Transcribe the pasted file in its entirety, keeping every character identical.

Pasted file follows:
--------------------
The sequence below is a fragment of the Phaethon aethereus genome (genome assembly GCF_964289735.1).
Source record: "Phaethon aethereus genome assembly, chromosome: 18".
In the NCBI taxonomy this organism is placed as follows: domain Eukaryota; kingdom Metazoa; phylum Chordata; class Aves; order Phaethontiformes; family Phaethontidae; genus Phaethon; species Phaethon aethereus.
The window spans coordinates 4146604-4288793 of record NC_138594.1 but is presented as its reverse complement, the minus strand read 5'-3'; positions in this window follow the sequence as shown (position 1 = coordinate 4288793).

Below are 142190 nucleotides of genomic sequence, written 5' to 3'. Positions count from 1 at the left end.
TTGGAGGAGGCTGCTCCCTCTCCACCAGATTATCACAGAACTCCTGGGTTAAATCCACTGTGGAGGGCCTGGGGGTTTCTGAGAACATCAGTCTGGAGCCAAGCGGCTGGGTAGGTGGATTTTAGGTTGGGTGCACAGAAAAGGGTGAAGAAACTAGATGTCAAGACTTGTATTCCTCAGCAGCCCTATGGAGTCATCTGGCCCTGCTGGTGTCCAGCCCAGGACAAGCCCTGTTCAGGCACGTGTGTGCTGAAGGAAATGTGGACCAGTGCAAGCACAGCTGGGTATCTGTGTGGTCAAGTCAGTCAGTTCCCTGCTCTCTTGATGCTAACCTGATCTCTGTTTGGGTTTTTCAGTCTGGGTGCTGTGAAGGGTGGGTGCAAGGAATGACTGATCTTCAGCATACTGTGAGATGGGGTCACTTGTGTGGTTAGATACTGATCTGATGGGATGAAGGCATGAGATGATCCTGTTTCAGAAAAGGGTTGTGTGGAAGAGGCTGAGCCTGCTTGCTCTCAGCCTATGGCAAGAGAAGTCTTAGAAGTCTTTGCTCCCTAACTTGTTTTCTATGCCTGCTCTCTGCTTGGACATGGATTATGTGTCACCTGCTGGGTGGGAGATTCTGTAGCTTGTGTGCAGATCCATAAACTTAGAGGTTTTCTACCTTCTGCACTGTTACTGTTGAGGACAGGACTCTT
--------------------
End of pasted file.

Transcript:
The sequence below is a fragment of the Phaethon aethereus genome (genome assembly GCF_964289735.1).
Source record: "Phaethon aethereus genome assembly, chromosome: 18".
In the NCBI taxonomy this organism is placed as follows: domain Eukaryota; kingdom Metazoa; phylum Chordata; class Aves; order Phaethontiformes; family Phaethontidae; genus Phaethon; species Phaethon aethereus.
The window spans coordinates 4146604-4288793 of record NC_138594.1 but is presented as its reverse complement, the minus strand read 5'-3'; positions in this window follow the sequence as shown (position 1 = coordinate 4288793).

Below are 142190 nucleotides of genomic sequence, written 5' to 3'. Positions count from 1 at the left end.
TTGGAGGAGGCTGCTCCCTCTCCACCAGATTATCACAGAACTCCTGGGTTAAATCCACTGTGGAGGGCCTGGGGGTTTCTGAGAACATCAGTCTGGAGCCAAGCGGCTGGGTAGGTGGATTTTAGGTTGGGTGCACAGAAAAGGGTGAAGAAACTAGATGTCAAGACTTGTATTCCTCAGCAGCCCTATGGAGTCATCTGGCCCTGCTGGTGTCCAGCCCAGGACAAGCCCTGTTCAGGCACGTGTGTGCTGAAGGAAATGTGGACCAGTGCAAGCACAGCTGGGTATCTGTGTGGTCAAGTCAGTCAGTTCCCTGCTCTCTTGATGCTAACCTGATCTCTGTTTGGGTTTTTCAGTCTGGGTGCTGTGAAGGGTGGGTGCAAGGAATGACTGATCTTCAGCATACTGTGAGATGGGGTCACTTGTGTGGTTAGATACTGATCTGATGGGATGAAGGCATGAGATGATCCTGTTTCAGAAAAGGGTTGTGTGGAAGAGGCTGAGCCTGCTTGCTCTCAGCCTATGGCAAGAGAAGTCTTAGAAGTCTTTGCTCCCTAACTTGTTTTCTATGCCTGCTCTCTGCTTGGACATGGATTATGTGTCACCTGCTGGGTGGGAGATTCTGTAGCTTGTGTGCAGATCCATAAACTTAGAGGTTTTCTACCTTCTGCACTGTTACTGTTGAGGACAGGACTCTT